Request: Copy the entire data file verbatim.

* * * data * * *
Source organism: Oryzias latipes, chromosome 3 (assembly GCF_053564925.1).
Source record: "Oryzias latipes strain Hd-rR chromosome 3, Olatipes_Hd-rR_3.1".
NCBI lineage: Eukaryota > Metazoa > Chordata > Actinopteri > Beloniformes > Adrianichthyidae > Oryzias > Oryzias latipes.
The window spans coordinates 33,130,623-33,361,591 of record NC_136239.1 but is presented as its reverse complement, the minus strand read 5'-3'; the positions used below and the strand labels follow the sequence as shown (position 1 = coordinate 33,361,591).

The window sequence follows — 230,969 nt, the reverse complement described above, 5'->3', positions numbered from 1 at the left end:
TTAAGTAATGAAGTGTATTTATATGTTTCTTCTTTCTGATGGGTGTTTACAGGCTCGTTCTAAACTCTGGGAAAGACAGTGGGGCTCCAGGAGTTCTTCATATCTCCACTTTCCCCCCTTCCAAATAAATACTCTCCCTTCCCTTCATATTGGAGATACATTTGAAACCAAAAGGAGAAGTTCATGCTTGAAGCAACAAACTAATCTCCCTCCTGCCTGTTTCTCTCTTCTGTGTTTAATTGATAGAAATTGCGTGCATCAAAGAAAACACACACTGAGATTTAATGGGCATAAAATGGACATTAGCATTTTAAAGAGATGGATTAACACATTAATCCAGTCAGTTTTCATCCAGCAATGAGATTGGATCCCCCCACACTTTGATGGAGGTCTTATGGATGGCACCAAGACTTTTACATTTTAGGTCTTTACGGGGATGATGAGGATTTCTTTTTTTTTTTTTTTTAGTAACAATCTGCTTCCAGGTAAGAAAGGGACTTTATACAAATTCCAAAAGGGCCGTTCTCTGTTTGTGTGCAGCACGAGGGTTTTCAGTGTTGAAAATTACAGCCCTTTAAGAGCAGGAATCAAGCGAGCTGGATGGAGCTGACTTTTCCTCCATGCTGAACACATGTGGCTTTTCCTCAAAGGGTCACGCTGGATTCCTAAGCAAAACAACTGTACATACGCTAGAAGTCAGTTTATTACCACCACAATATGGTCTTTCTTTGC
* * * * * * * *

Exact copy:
Source organism: Oryzias latipes, chromosome 3 (assembly GCF_053564925.1).
Source record: "Oryzias latipes strain Hd-rR chromosome 3, Olatipes_Hd-rR_3.1".
NCBI lineage: Eukaryota > Metazoa > Chordata > Actinopteri > Beloniformes > Adrianichthyidae > Oryzias > Oryzias latipes.
The window spans coordinates 33,130,623-33,361,591 of record NC_136239.1 but is presented as its reverse complement, the minus strand read 5'-3'; the positions used below and the strand labels follow the sequence as shown (position 1 = coordinate 33,361,591).

The window sequence follows — 230,969 nt, the reverse complement described above, 5'->3', positions numbered from 1 at the left end:
TTAAGTAATGAAGTGTATTTATATGTTTCTTCTTTCTGATGGGTGTTTACAGGCTCGTTCTAAACTCTGGGAAAGACAGTGGGGCTCCAGGAGTTCTTCATATCTCCACTTTCCCCCCTTCCAAATAAATACTCTCCCTTCCCTTCATATTGGAGATACATTTGAAACCAAAAGGAGAAGTTCATGCTTGAAGCAACAAACTAATCTCCCTCCTGCCTGTTTCTCTCTTCTGTGTTTAATTGATAGAAATTGCGTGCATCAAAGAAAACACACACTGAGATTTAATGGGCATAAAATGGACATTAGCATTTTAAAGAGATGGATTAACACATTAATCCAGTCAGTTTTCATCCAGCAATGAGATTGGATCCCCCCACACTTTGATGGAGGTCTTATGGATGGCACCAAGACTTTTACATTTTAGGTCTTTACGGGGATGATGAGGATTTCTTTTTTTTTTTTTTTTAGTAACAATCTGCTTCCAGGTAAGAAAGGGACTTTATACAAATTCCAAAAGGGCCGTTCTCTGTTTGTGTGCAGCACGAGGGTTTTCAGTGTTGAAAATTACAGCCCTTTAAGAGCAGGAATCAAGCGAGCTGGATGGAGCTGACTTTTCCTCCATGCTGAACACATGTGGCTTTTCCTCAAAGGGTCACGCTGGATTCCTAAGCAAAACAACTGTACATACGCTAGAAGTCAGTTTATTACCACCACAATATGGTCTTTCTTTGC